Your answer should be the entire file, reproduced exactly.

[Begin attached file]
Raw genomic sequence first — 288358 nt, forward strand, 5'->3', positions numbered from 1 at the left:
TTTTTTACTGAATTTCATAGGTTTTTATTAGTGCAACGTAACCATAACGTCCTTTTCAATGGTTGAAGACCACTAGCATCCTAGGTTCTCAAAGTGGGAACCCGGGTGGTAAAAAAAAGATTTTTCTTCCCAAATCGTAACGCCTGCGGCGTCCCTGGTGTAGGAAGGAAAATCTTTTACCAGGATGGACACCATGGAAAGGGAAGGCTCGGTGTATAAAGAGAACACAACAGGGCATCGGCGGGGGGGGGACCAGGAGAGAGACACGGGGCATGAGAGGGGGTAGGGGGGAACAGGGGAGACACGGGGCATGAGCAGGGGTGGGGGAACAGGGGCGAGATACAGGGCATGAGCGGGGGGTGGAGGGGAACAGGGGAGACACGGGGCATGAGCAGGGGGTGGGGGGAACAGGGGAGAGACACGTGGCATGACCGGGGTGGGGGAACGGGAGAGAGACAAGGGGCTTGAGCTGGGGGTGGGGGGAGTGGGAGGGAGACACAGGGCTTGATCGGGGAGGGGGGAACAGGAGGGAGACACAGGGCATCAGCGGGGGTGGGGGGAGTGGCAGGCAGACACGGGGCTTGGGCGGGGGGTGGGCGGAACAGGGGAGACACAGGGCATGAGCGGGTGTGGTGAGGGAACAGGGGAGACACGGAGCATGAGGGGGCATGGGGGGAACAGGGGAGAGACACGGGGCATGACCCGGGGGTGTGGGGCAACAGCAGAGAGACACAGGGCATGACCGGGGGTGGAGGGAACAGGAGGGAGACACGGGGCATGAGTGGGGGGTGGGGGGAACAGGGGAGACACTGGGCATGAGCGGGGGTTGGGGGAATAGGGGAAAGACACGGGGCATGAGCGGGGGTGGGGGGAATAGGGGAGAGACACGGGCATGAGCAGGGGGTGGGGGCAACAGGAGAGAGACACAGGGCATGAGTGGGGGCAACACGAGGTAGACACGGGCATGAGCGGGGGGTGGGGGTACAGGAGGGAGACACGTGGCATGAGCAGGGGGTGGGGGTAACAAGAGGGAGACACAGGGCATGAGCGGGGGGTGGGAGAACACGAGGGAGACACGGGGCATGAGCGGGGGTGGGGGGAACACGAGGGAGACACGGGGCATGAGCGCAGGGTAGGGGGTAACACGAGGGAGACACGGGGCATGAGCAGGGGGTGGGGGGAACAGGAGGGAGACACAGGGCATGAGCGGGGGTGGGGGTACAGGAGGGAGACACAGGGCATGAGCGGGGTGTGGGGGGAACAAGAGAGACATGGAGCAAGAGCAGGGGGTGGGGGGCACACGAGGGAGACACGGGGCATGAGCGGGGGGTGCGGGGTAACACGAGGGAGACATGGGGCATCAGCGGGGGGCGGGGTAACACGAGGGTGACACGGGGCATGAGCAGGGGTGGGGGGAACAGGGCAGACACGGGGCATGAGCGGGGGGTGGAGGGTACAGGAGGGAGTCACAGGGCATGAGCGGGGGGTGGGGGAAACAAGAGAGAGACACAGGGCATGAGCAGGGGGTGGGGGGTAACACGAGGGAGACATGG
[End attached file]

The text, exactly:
Raw genomic sequence first — 288358 nt, forward strand, 5'->3', positions numbered from 1 at the left:
TTTTTTACTGAATTTCATAGGTTTTTATTAGTGCAACGTAACCATAACGTCCTTTTCAATGGTTGAAGACCACTAGCATCCTAGGTTCTCAAAGTGGGAACCCGGGTGGTAAAAAAAAGATTTTTCTTCCCAAATCGTAACGCCTGCGGCGTCCCTGGTGTAGGAAGGAAAATCTTTTACCAGGATGGACACCATGGAAAGGGAAGGCTCGGTGTATAAAGAGAACACAACAGGGCATCGGCGGGGGGGGGACCAGGAGAGAGACACGGGGCATGAGAGGGGGTAGGGGGGAACAGGGGAGACACGGGGCATGAGCAGGGGTGGGGGAACAGGGGCGAGATACAGGGCATGAGCGGGGGGTGGAGGGGAACAGGGGAGACACGGGGCATGAGCAGGGGGTGGGGGGAACAGGGGAGAGACACGTGGCATGACCGGGGTGGGGGAACGGGAGAGAGACAAGGGGCTTGAGCTGGGGGTGGGGGGAGTGGGAGGGAGACACAGGGCTTGATCGGGGAGGGGGGAACAGGAGGGAGACACAGGGCATCAGCGGGGGTGGGGGGAGTGGCAGGCAGACACGGGGCTTGGGCGGGGGGTGGGCGGAACAGGGGAGACACAGGGCATGAGCGGGTGTGGTGAGGGAACAGGGGAGACACGGAGCATGAGGGGGCATGGGGGGAACAGGGGAGAGACACGGGGCATGACCCGGGGGTGTGGGGCAACAGCAGAGAGACACAGGGCATGACCGGGGGTGGAGGGAACAGGAGGGAGACACGGGGCATGAGTGGGGGGTGGGGGGAACAGGGGAGACACTGGGCATGAGCGGGGGTTGGGGGAATAGGGGAAAGACACGGGGCATGAGCGGGGGTGGGGGGAATAGGGGAGAGACACGGGCATGAGCAGGGGGTGGGGGCAACAGGAGAGAGACACAGGGCATGAGTGGGGGCAACACGAGGTAGACACGGGCATGAGCGGGGGGTGGGGGTACAGGAGGGAGACACGTGGCATGAGCAGGGGGTGGGGGTAACAAGAGGGAGACACAGGGCATGAGCGGGGGGTGGGAGAACACGAGGGAGACACGGGGCATGAGCGGGGGTGGGGGGAACACGAGGGAGACACGGGGCATGAGCGCAGGGTAGGGGGTAACACGAGGGAGACACGGGGCATGAGCAGGGGGTGGGGGGAACAGGAGGGAGACACAGGGCATGAGCGGGGGTGGGGGTACAGGAGGGAGACACAGGGCATGAGCGGGGTGTGGGGGGAACAAGAGAGACATGGAGCAAGAGCAGGGGGTGGGGGGCACACGAGGGAGACACGGGGCATGAGCGGGGGGTGCGGGGTAACACGAGGGAGACATGGGGCATCAGCGGGGGGCGGGGTAACACGAGGGTGACACGGGGCATGAGCAGGGGTGGGGGGAACAGGGCAGACACGGGGCATGAGCGGGGGGTGGAGGGTACAGGAGGGAGTCACAGGGCATGAGCGGGGGGTGGGGGAAACAAGAGAGAGACACAGGGCATGAGCAGGGGGTGGGGGGTAACACGAGGGAGACATGG